Let’s start with the good news. There are 5 children’s movies coming out in 2014 with female protagonists, titled for that female protagonist. This is a record since I started doing the gallery back in 2011. Those movies are: Legends of Oz Dorothy’s Return, Maleficent, Molly Moon, Annie, and The Pirate Fairy I am super- excited about the first four. I am holding out hope for “Pirate Fairy.” It’s always been challenging for me to get past Tinkerbell’s mini-dress and how she’s always smiling submissively at me when I see her on party napkins or sippy cups. But hey, the movie is called “Pirate Fairy,” meaning that is not an oxymoron, which is a huge leap forward for Disney.
Now, for the bad news. In 2014,18 children’s movies star a male protagonist, that’s more than 3 times as many movies than those starring a female.
There are 2 movies that I’m putting in their own category. For “Rio 2,” I am hoping that birds Jewel and Blu are, in fact, costars. (See how I put her name first?) Here’s imdb’s synopsis: “It’s a jungle out there for Blu, Jewel and their three kids in RIO 2, after they’re hurtled from that magical city to the wilds of the Amazon. As Blu tries to fit in, he goes beak-to-beak with the vengeful Nigel, and meets the most fearsome adversary of all – his father-in-law.” For “Island of Lemurs: Madagascar,” this is the description from imbdb: “A look at the life of wild lemurs living in Madagascar.”Because the lemur on the poster doesn’t have a pink bow or giant eyelashes, my past experience would lead me to believe it’s a male, but because the movie is about lemurs in nature, I hold out hope here too.
Why is the gender of who stars in a children’s movie important? Because girls make up half of the kid population, yet, when kids go to movies, again and again, they see males front and center, while females get sidelined and marginalized.
Today, when kids go to the movies, they will often see the narrative include a strong female or two, but rarely is she the star. The movie is not about her quest. I call these female characters the “Minority Feisty.” The trope has evolved from the Smurfette principle in that there is often more than one, and she is presented as powerful. But her power, lines, and screen time are carefully and consistently circumscribed to show that she is not as important as the male star. Still, the Minority Feisty is supposed to pacify parents, making them feel that, unlike those sexist films of yesteryear, this movie is contemporary and feminist.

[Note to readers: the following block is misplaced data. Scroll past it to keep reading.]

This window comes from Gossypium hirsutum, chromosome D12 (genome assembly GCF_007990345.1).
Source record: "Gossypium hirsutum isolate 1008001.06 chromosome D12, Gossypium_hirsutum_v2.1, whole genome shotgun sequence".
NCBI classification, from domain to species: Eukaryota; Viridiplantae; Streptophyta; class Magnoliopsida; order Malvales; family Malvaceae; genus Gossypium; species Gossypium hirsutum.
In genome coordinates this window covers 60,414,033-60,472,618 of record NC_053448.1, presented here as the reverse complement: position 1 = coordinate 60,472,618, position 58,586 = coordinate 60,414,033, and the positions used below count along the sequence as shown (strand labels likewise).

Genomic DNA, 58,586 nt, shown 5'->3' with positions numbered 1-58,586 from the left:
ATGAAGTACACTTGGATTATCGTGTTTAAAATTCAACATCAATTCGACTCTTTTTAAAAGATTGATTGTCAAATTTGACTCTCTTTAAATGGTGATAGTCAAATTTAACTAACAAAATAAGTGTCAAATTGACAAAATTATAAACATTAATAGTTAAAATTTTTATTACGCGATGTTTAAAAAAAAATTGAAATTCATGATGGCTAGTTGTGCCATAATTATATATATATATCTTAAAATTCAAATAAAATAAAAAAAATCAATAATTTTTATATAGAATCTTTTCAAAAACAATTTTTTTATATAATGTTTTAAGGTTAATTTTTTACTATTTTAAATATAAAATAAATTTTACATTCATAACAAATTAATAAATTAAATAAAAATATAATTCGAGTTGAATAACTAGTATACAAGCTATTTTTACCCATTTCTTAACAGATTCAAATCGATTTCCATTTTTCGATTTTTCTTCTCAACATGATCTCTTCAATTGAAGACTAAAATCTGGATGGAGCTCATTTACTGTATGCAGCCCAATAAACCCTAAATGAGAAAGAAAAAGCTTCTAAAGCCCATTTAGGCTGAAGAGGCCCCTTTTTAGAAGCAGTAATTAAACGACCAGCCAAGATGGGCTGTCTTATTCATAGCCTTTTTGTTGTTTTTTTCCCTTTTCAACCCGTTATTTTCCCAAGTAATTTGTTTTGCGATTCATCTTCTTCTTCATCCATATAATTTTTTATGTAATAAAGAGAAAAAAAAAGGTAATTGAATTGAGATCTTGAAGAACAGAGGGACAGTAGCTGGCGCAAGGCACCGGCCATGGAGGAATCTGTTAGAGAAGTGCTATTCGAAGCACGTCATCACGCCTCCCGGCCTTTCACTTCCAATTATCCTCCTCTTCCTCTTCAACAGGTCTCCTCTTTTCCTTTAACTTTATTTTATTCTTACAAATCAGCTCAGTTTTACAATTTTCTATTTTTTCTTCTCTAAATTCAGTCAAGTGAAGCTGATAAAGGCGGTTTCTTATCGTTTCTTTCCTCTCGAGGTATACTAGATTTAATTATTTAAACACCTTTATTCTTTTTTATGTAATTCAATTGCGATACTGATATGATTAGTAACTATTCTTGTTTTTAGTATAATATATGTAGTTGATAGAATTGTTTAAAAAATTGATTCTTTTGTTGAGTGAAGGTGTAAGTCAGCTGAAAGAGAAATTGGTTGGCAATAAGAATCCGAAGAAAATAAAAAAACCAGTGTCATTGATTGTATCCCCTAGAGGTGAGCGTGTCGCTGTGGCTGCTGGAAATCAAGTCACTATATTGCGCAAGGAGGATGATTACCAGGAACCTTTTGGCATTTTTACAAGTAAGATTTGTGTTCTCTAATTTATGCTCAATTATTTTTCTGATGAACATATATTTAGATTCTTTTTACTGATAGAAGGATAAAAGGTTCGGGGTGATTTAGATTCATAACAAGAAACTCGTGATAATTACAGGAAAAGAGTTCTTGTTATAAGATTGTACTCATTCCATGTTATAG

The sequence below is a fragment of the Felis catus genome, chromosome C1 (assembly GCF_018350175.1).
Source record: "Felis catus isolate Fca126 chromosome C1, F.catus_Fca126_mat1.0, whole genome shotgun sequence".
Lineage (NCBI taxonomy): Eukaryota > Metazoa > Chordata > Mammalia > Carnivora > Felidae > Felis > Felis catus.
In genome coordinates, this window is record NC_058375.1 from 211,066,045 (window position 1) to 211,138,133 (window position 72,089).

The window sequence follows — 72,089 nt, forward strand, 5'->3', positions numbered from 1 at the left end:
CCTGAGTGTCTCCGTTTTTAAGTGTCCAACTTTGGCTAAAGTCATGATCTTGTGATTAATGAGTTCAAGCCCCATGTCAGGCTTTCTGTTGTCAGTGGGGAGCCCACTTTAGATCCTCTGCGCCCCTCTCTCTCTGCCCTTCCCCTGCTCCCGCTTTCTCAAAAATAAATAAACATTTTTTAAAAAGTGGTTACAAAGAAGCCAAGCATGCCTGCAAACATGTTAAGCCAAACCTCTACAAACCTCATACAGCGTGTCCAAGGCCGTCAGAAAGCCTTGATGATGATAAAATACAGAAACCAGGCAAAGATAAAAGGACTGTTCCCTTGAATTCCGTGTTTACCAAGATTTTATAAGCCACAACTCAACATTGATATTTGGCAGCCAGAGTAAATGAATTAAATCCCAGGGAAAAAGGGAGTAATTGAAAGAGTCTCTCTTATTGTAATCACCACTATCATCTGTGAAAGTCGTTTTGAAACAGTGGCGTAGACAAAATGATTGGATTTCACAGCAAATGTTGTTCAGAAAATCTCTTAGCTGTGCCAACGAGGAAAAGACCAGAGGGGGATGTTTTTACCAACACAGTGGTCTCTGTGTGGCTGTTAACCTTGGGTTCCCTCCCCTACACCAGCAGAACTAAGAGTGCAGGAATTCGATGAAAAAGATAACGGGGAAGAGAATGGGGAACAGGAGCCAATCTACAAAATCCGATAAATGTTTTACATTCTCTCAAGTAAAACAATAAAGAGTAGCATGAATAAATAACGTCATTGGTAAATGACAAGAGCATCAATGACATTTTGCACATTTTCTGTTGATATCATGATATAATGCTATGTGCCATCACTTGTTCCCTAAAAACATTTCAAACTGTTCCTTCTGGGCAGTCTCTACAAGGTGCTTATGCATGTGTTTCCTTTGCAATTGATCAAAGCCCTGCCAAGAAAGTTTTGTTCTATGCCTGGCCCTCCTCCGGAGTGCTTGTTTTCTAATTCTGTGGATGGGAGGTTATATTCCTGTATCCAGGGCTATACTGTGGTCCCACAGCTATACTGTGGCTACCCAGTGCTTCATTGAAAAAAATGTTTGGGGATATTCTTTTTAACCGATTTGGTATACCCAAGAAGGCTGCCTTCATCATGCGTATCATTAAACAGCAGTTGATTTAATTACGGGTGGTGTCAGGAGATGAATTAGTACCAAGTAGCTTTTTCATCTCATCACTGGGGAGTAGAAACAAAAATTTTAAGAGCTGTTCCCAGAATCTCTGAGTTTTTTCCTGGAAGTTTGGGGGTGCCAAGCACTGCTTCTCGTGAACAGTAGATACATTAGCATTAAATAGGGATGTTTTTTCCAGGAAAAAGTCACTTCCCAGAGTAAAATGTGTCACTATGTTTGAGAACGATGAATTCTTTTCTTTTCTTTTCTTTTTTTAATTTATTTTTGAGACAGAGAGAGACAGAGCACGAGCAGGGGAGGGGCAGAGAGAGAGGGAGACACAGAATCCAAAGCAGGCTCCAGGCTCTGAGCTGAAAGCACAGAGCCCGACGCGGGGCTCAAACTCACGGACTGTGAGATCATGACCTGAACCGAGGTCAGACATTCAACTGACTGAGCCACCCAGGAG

Don’t let the Minority Feisty fool you. “Feisty,” an adjective reviewers will invariably use to describe this strong female, is a sexist term. “Feisty” isn’t used to describe not someone who is truly powerful, but someone who plays at being powerful. Would you ever call Superman fesity? How would he feel if you did?
All children need to see more female protagonists. Everyone is the hero of her own life. Kids shouldn’t be trained to see girls and women stuck in supporting roles. In the imaginary world, anything is possible, so why is it sexist? Why is a brand new generation learning it’s normal for girls to go missing?
Here’s the gallery.
Legends of Oz, Dorothy’s Return
The Pirate Fairy
Molly Moon: The Incredible Hypnotist (no poster yet, making my own with this pic)
Annie (no poster yet, making my own)
The Lego Movie
The Muppet Movie (Kermit is clearly, the star. There are even two of him in this movie.)
The Adventurer Curse of the Midas Box
Mr. Peabody and Sherman
Night at the Museum Battle of the Smithsonian
Alexander and The Terrible Horrible Not Very Good Day
Teenage Mutant Ninja Turtles
Planes Fire and Rescue, where Dusty, the plane who mocked slower flyers as “ladies,” is once again the protagonist.
Heaven is for Real
The Wind Rises
How To Train Your Dragon 2. No poster yet, but Hiccup is, once again, the protagonist.
Hobbit. No poster yet, but clearly, Bilbo will remain the protag.
Dolphin Tale 2. No official poster yet, but here’s the synopsis from imdb: “The sequel to the 2011 film based on a true story of a boy’s efforts to save an injured dolphin.”
Islands of Lemurs Madagascar